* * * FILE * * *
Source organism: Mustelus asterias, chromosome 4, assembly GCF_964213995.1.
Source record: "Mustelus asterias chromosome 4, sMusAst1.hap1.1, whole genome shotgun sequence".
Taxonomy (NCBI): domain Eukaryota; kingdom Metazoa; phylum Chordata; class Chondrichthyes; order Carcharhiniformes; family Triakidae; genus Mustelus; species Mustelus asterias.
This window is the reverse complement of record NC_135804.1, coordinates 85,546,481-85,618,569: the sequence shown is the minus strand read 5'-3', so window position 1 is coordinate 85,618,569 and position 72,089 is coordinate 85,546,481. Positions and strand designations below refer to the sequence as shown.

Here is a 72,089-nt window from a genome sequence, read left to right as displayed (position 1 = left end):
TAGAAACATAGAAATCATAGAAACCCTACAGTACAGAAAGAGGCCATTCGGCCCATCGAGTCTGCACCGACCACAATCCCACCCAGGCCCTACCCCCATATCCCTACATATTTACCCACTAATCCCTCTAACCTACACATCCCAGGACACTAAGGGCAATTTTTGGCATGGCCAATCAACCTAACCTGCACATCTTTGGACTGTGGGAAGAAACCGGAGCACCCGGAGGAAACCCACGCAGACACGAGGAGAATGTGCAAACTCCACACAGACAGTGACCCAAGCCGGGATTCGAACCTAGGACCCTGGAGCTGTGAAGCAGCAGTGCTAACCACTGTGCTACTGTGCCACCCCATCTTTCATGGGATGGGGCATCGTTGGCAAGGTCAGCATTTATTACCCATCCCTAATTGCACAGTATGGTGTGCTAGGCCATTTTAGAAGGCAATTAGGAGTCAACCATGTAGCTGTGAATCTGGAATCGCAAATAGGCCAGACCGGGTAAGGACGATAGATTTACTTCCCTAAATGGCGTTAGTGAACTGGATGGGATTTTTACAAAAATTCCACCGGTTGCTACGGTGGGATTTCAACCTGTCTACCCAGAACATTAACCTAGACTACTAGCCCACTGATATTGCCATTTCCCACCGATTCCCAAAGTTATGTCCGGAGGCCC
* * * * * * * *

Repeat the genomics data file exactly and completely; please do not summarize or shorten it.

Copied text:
Source organism: Mustelus asterias, chromosome 4, assembly GCF_964213995.1.
Source record: "Mustelus asterias chromosome 4, sMusAst1.hap1.1, whole genome shotgun sequence".
Taxonomy (NCBI): domain Eukaryota; kingdom Metazoa; phylum Chordata; class Chondrichthyes; order Carcharhiniformes; family Triakidae; genus Mustelus; species Mustelus asterias.
This window is the reverse complement of record NC_135804.1, coordinates 85,546,481-85,618,569: the sequence shown is the minus strand read 5'-3', so window position 1 is coordinate 85,618,569 and position 72,089 is coordinate 85,546,481. Positions and strand designations below refer to the sequence as shown.

Here is a 72,089-nt window from a genome sequence, read left to right as displayed (position 1 = left end):
TAGAAACATAGAAATCATAGAAACCCTACAGTACAGAAAGAGGCCATTCGGCCCATCGAGTCTGCACCGACCACAATCCCACCCAGGCCCTACCCCCATATCCCTACATATTTACCCACTAATCCCTCTAACCTACACATCCCAGGACACTAAGGGCAATTTTTGGCATGGCCAATCAACCTAACCTGCACATCTTTGGACTGTGGGAAGAAACCGGAGCACCCGGAGGAAACCCACGCAGACACGAGGAGAATGTGCAAACTCCACACAGACAGTGACCCAAGCCGGGATTCGAACCTAGGACCCTGGAGCTGTGAAGCAGCAGTGCTAACCACTGTGCTACTGTGCCACCCCATCTTTCATGGGATGGGGCATCGTTGGCAAGGTCAGCATTTATTACCCATCCCTAATTGCACAGTATGGTGTGCTAGGCCATTTTAGAAGGCAATTAGGAGTCAACCATGTAGCTGTGAATCTGGAATCGCAAATAGGCCAGACCGGGTAAGGACGATAGATTTACTTCCCTAAATGGCGTTAGTGAACTGGATGGGATTTTTACAAAAATTCCACCGGTTGCTACGGTGGGATTTCAACCTGTCTACCCAGAACATTAACCTAGACTACTAGCCCACTGATATTGCCATTTCCCACCGATTCCCAAAGTTATGTCCGGAGGCCC